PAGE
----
The Wisdom of Crowds for Gene Network Inference and Disease
- Thu, January 17, 2013 @ 12:00 PM
- School of Medicine
- Biomedical informatics
- HSEB 2110
- 26 S 2000 E (Google Map Link)
- City, State, Zip
- Salt Lake City, UT 84112
- Jo Ann Thompson
Gustavo Stolovitzky, PhD -
- Event Audience
- Open to Public
The opportunities opened up by the diverse and rich biological datasets currently being generated are enormous. To enhance the impact that these data can have in increasing our understanding of biological systems we created an initiative called DREAM (Dialogue for Reverse Engineering Assessment and Methods). DREAM's mission is to engage the computational biology community in contributing to the solution of important problems in biomedical research by posing double-blind prediction challenges to the public. The blind nature of the challenge allows us to evaluate predictions in a rigorous framework thus avoiding the traps of self-assessment. The many predictions submitted to the community allow us to tap on the "wisdom of the crowds", by which we mean the phenomenon that the aggregate prediction is often better than the best individual prediction.
In this talk I will discuss the DREAM5 Gene Network Inference challenge, which addressed the important problem of reconstructing gene-gene interactions from high throughput data. We performed a comprehensive blind assessment of over 30 network inference methods on E. coli, S. aureus, S. cerevisiae and in-silico microarray data. We observed that no single inference method performs optimally across all data sets. In contrast, integration of predictions from multiple inference methods shows robust and high performance across diverse data sets.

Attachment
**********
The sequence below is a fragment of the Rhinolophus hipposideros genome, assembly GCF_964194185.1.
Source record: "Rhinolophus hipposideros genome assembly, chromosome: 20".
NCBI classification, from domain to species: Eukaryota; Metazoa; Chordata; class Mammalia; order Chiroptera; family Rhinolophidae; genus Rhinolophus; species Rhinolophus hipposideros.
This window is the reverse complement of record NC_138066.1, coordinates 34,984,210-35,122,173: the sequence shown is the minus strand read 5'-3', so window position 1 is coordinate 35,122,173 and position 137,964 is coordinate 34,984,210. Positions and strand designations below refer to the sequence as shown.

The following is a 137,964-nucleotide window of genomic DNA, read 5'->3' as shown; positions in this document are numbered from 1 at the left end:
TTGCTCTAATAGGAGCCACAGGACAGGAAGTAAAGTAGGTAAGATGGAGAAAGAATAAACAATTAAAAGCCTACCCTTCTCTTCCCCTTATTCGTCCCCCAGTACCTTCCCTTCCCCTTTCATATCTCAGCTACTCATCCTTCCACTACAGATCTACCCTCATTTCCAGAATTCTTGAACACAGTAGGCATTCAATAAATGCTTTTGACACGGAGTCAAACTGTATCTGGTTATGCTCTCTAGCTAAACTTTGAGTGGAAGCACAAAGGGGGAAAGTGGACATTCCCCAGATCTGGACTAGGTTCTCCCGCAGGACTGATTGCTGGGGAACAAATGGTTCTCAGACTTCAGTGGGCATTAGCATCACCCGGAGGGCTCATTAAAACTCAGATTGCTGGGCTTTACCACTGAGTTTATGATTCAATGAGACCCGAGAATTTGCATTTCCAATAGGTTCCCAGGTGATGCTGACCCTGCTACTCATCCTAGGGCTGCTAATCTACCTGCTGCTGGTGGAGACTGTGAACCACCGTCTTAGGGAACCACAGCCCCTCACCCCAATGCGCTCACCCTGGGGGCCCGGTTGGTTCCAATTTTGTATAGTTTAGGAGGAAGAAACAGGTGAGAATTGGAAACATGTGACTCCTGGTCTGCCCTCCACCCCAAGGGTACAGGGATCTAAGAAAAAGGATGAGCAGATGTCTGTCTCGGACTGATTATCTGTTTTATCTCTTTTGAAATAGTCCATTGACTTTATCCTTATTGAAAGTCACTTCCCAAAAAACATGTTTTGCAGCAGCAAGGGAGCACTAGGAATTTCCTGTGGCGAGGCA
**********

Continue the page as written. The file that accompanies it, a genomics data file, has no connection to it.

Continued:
Blind challenges can be also be used to enable some degree of risk assessment in an industrial research context, a concept that we call IMPROVER (Industrial Methodology for Process Verification in Research). This methodology will be exemplified with the recent "IMPROVER Diagnostic Signature Challenge". Fifty-four teams developed predictive models in four disease areas including Multiple Sclerosis, Lung Cancer, Psoriasis, and Chronic Obstructive Pulmonary Disease, which were tested on blinded newly generated data. While some methods performed very well for all the tasks, we found that no method performed best in all disease areas, indicating that data and method have to be carefully matched. The wisdom of crowds was used to determine that the difficulty in predicting disease phenotype depends mostly on the endpoint and not on the ingenuity of the predictive more. We conclude that while Psoriasis and Lung Cancer can be accurately classified with microarray data, COPD and Multiple Sclerosis need additional data to allow for a molecular prediction.